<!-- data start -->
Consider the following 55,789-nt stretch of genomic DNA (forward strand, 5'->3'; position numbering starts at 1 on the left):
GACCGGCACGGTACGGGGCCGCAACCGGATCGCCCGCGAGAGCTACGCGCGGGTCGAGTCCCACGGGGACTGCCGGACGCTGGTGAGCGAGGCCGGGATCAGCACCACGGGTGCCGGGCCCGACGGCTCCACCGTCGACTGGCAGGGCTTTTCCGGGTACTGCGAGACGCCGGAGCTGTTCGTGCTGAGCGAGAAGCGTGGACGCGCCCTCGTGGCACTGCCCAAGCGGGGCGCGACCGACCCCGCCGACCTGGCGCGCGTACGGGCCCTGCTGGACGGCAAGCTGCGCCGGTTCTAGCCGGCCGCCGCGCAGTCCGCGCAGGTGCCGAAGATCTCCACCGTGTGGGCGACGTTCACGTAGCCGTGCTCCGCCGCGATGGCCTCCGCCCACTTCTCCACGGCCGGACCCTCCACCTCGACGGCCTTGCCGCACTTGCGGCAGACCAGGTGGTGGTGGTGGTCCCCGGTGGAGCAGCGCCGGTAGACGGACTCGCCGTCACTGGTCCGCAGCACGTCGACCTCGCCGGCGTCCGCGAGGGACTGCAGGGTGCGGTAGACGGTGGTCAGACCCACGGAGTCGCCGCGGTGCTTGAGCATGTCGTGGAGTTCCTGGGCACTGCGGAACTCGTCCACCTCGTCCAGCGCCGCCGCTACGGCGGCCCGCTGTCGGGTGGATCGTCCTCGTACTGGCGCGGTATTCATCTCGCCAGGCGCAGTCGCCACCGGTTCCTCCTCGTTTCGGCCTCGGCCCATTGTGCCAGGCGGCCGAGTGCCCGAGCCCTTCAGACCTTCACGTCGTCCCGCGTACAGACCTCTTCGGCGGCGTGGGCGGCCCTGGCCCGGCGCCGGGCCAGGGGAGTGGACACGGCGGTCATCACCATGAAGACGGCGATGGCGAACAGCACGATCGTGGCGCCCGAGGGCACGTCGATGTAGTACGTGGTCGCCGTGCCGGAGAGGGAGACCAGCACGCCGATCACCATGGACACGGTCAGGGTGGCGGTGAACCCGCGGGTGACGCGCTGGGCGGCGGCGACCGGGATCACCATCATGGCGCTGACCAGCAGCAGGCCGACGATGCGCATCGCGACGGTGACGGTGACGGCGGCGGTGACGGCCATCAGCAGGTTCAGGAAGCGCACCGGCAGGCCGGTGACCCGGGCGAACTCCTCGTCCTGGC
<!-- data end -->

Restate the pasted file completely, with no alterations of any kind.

Consider the following 55,789-nt stretch of genomic DNA (forward strand, 5'->3'; position numbering starts at 1 on the left):
GACCGGCACGGTACGGGGCCGCAACCGGATCGCCCGCGAGAGCTACGCGCGGGTCGAGTCCCACGGGGACTGCCGGACGCTGGTGAGCGAGGCCGGGATCAGCACCACGGGTGCCGGGCCCGACGGCTCCACCGTCGACTGGCAGGGCTTTTCCGGGTACTGCGAGACGCCGGAGCTGTTCGTGCTGAGCGAGAAGCGTGGACGCGCCCTCGTGGCACTGCCCAAGCGGGGCGCGACCGACCCCGCCGACCTGGCGCGCGTACGGGCCCTGCTGGACGGCAAGCTGCGCCGGTTCTAGCCGGCCGCCGCGCAGTCCGCGCAGGTGCCGAAGATCTCCACCGTGTGGGCGACGTTCACGTAGCCGTGCTCCGCCGCGATGGCCTCCGCCCACTTCTCCACGGCCGGACCCTCCACCTCGACGGCCTTGCCGCACTTGCGGCAGACCAGGTGGTGGTGGTGGTCCCCGGTGGAGCAGCGCCGGTAGACGGACTCGCCGTCACTGGTCCGCAGCACGTCGACCTCGCCGGCGTCCGCGAGGGACTGCAGGGTGCGGTAGACGGTGGTCAGACCCACGGAGTCGCCGCGGTGCTTGAGCATGTCGTGGAGTTCCTGGGCACTGCGGAACTCGTCCACCTCGTCCAGCGCCGCCGCTACGGCGGCCCGCTGTCGGGTGGATCGTCCTCGTACTGGCGCGGTATTCATCTCGCCAGGCGCAGTCGCCACCGGTTCCTCCTCGTTTCGGCCTCGGCCCATTGTGCCAGGCGGCCGAGTGCCCGAGCCCTTCAGACCTTCACGTCGTCCCGCGTACAGACCTCTTCGGCGGCGTGGGCGGCCCTGGCCCGGCGCCGGGCCAGGGGAGTGGACACGGCGGTCATCACCATGAAGACGGCGATGGCGAACAGCACGATCGTGGCGCCCGAGGGCACGTCGATGTAGTACGTGGTCGCCGTGCCGGAGAGGGAGACCAGCACGCCGATCACCATGGACACGGTCAGGGTGGCGGTGAACCCGCGGGTGACGCGCTGGGCGGCGGCGACCGGGATCACCATCATGGCGCTGACCAGCAGCAGGCCGACGATGCGCATCGCGACGGTGACGGTGACGGCGGCGGTGACGGCCATCAGCAGGTTCAGGAAGCGCACCGGCAGGCCGGTGACCCGGGCGAACTCCTCGTCCTGGC